TIME Ideas hosts the world's leading voices, providing commentary and expertise on the most compelling events in news, society, and culture. We welcome outside contributions. To submit a piece, email ideas@time.com.

TIME States

California Declares a State of Emergency as Wildfires Spread

"It's been an explosive couple of days"

California Gov. Jerry Brown declared a state of emergency late Wednesday in two northern counties as wildfires spread with explosive speed.

A fire in El Dorado County east of Sacramento more than doubled in size Wednesday night, from 44 square miles to 111 square miles, the Los Angeles Times reports, and was just 5% contained by Thursday morning. A separate fire in the northern Siskiyou County that started late Monday has damaged more than 150 structures, including a churches, and was about 65% contained.

“It’s been an explosive couple of days,” CalFire spokesman Daniel Berlant told the Associated Press. Thousands of firefighters are helping to tackle the blazes, which threaten some 4,000 homes.

Federal aid has been apportioned to cover the cost of fighting the fire that began Monday, and the Federal Emergency Management Agency granted a request Wednesday for additional aid to combat the fire in El Dorado.

[Los Angeles Times]

TIME

See the Effects of Climate Change in 3 Birds

Most North American birds head further north for winter as climate warms

Looking for signs of climate change? You can check the temperatures of the oceans or the density of polar ice caps. Or you can see which birds are gathering outside your window.

A Birds & Climate Change report released this week by the Audubon Society predicts that global warming will severely threaten nearly half of U.S. birds by the year 2100. And birds are already on the move, according to the society’s research. By mapping the historical data used in Audubon’s climate study, we see can that birds have migrated further north by an average of 40 miles in the past 48 years as temperatures increase. The map above highlights three species whose center of abundance has moved by over 200 miles.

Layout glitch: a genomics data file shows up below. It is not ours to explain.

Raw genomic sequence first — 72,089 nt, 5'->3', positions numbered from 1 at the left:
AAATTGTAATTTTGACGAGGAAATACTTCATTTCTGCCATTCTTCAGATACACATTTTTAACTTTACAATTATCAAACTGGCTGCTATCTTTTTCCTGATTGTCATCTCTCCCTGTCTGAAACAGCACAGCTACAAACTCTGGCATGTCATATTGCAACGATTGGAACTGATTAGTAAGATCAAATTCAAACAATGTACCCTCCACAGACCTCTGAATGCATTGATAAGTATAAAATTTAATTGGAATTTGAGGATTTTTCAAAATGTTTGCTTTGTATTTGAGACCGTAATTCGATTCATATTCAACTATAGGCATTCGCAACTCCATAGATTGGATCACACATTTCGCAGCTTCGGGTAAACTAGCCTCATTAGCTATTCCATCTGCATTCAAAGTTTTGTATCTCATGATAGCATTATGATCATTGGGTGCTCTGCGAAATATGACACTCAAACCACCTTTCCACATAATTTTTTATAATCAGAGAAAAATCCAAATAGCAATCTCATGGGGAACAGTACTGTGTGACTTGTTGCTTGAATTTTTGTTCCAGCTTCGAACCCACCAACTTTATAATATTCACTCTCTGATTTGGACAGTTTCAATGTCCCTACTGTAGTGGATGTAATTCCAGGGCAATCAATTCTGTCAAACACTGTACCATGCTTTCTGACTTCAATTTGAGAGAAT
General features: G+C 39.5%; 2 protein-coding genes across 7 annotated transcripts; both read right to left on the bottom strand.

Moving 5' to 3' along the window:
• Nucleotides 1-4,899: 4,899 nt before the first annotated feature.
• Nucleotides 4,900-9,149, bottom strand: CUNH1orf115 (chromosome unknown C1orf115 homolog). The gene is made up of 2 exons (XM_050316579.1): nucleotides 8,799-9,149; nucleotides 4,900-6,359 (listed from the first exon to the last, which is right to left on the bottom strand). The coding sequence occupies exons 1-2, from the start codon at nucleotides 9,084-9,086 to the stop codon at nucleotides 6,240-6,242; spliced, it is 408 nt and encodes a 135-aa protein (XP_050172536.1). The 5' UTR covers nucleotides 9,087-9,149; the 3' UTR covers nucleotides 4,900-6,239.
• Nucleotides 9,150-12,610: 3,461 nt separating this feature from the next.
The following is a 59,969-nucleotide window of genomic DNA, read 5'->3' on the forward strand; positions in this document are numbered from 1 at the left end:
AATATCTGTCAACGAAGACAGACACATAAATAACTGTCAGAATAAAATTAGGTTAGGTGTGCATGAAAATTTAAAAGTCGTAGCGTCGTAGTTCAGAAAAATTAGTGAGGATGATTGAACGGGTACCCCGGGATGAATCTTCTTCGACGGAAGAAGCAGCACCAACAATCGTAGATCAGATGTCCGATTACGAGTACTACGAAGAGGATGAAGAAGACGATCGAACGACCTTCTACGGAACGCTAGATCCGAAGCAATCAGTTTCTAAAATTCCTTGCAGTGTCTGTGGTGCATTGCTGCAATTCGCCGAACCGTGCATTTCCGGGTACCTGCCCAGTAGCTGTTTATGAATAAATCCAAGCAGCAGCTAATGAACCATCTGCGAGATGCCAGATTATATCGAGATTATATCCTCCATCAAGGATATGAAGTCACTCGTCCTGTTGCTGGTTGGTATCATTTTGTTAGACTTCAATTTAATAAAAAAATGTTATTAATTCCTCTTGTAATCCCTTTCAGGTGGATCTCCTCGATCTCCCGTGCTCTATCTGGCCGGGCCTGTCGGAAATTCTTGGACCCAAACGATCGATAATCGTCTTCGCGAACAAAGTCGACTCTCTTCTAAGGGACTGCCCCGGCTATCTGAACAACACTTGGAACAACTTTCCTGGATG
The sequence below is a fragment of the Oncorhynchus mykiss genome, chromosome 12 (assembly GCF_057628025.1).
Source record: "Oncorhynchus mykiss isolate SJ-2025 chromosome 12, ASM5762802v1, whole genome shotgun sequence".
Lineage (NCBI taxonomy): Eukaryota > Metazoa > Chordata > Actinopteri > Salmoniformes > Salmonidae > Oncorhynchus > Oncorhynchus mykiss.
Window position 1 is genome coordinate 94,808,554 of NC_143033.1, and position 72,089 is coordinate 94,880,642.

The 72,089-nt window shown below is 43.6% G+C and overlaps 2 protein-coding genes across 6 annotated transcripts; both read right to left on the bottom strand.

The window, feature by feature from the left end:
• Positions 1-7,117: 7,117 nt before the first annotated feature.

The winter migration data is the fruit of the longest citizen science project in existence, called the Christmas Bird Count. Thousands of volunteers across North America head out every winter to track bird locations in over 2,300 designated areas. Audubon scientists aggregate data along conservation regions and state lines and then they account for the varying effort of bird watchers (watch out slackers) to produce an “abundance index” for each species.

The maps reflect this index for three birds that highlight how warmer winters are influencing species differently. Sixty one percent of the 305 Christmas Bird Count species are moving north — some by more than 200 miles, like the Pine Siskin and American Black Duck. Fewer species are going south, as their winter ranges are shrinking on the whole, with the remaining suitable climates now left further south. This pattern is observed in the Peregrine Falcon, though its increased abundance is also due to pesticide bans.